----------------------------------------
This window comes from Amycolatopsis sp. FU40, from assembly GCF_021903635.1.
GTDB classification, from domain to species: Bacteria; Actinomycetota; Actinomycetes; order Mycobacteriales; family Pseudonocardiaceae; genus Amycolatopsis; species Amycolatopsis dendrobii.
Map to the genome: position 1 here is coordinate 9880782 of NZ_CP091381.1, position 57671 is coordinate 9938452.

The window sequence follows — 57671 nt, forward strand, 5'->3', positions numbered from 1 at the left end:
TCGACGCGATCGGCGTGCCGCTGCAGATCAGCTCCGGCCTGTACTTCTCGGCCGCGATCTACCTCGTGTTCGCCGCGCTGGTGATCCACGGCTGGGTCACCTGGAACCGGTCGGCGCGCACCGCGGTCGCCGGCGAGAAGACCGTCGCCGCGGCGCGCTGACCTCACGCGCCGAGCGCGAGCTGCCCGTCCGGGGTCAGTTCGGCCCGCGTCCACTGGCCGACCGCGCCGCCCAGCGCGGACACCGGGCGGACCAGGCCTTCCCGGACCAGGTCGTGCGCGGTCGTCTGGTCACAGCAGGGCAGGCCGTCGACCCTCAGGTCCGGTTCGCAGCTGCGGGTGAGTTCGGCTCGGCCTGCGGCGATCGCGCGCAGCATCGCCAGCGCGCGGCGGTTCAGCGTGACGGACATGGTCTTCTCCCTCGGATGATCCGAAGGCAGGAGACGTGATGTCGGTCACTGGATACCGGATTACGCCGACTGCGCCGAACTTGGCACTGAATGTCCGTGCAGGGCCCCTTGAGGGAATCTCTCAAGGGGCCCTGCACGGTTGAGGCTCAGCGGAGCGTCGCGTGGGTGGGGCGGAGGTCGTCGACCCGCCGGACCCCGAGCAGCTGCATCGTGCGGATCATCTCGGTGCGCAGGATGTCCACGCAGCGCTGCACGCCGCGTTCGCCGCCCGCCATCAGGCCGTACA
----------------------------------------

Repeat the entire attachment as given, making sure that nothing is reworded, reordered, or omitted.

This window comes from Amycolatopsis sp. FU40, from assembly GCF_021903635.1.
GTDB classification, from domain to species: Bacteria; Actinomycetota; Actinomycetes; order Mycobacteriales; family Pseudonocardiaceae; genus Amycolatopsis; species Amycolatopsis dendrobii.
Map to the genome: position 1 here is coordinate 9880782 of NZ_CP091381.1, position 57671 is coordinate 9938452.

The window sequence follows — 57671 nt, forward strand, 5'->3', positions numbered from 1 at the left end:
TCGACGCGATCGGCGTGCCGCTGCAGATCAGCTCCGGCCTGTACTTCTCGGCCGCGATCTACCTCGTGTTCGCCGCGCTGGTGATCCACGGCTGGGTCACCTGGAACCGGTCGGCGCGCACCGCGGTCGCCGGCGAGAAGACCGTCGCCGCGGCGCGCTGACCTCACGCGCCGAGCGCGAGCTGCCCGTCCGGGGTCAGTTCGGCCCGCGTCCACTGGCCGACCGCGCCGCCCAGCGCGGACACCGGGCGGACCAGGCCTTCCCGGACCAGGTCGTGCGCGGTCGTCTGGTCACAGCAGGGCAGGCCGTCGACCCTCAGGTCCGGTTCGCAGCTGCGGGTGAGTTCGGCTCGGCCTGCGGCGATCGCGCGCAGCATCGCCAGCGCGCGGCGGTTCAGCGTGACGGACATGGTCTTCTCCCTCGGATGATCCGAAGGCAGGAGACGTGATGTCGGTCACTGGATACCGGATTACGCCGACTGCGCCGAACTTGGCACTGAATGTCCGTGCAGGGCCCCTTGAGGGAATCTCTCAAGGGGCCCTGCACGGTTGAGGCTCAGCGGAGCGTCGCGTGGGTGGGGCGGAGGTCGTCGACCCGCCGGACCCCGAGCAGCTGCATCGTGCGGATCATCTCGGTGCGCAGGATGTCCACGCAGCGCTGCACGCCGCGTTCGCCGCCCGCCATCAGGCCGTACA